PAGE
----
So really, that last thing is not said with a derogatory sniff. The truth is, it’s a saving grace. See, the ego is not that into actual inner growth. This, for obvious reasons — such growth involves seeing through a lot of its antics, after all, and evolving past them. But many of us have egos that like to hang about in inner growth business. They like the promise of making ourselves a better, or more popular, or happier, or more successful person, whatever that means to us personally. And for this reason, the model’s propensity to lure egos close with the promise of a good, thorough self-definition and explanations of who you are and why you are this way is actually good news 😊.
This said, that wasn’t why the Enneagram model, with the points on it representing various types — or perspectives and filters trough which humans meet the world — came about. It was designed to help us grow. Oscar Ichazo didn’t sit down to invent a cool personality typing system. He sat down to distil ancient traditional knowledge and experience and morphing the result with the geometric symbol that we call an enneagram. And the timeless knowledge he collected (from most of the world’s different spiritual traditions) was to jolt us out of the trance of ego-identification.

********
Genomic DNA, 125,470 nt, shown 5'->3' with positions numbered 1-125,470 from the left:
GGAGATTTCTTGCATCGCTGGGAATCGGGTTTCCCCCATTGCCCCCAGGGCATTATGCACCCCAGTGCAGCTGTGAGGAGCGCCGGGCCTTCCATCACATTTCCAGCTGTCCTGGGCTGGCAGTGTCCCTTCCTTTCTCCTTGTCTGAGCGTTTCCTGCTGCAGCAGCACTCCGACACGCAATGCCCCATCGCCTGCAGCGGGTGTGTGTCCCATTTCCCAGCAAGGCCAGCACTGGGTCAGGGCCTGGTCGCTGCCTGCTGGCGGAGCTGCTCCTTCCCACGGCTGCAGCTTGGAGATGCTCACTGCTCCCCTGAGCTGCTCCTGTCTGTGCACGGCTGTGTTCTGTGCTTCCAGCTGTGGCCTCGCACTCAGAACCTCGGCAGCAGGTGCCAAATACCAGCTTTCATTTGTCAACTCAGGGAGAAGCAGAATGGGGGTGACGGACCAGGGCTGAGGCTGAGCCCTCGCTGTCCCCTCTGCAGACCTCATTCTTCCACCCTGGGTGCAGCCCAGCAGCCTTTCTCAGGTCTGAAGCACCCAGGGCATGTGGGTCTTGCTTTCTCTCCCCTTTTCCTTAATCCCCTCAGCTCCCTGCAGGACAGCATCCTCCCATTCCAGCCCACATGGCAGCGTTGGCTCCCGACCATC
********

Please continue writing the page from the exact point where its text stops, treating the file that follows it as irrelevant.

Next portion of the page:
Finding out — about the types and about ourselves
One of the things the Enneagram helps us with is finding our way back to ourselves. The beginning of this process often looks like finding out which point on the circle we continuously act from; which core Enneagram type we inadvertently identify with. This part of the process is very meaningful in itself; the point is not to find your type as quickly as possible. Sure, we can do a couple of tests and get diagnosed by an Enneagram coach to speed the typing process along. But that is like buying a cake mix when you want to get better at creating desserts: we do end up with a finished product, but we didn’t really learn much in the process and would not be able to replicate the result without doing it the way same again.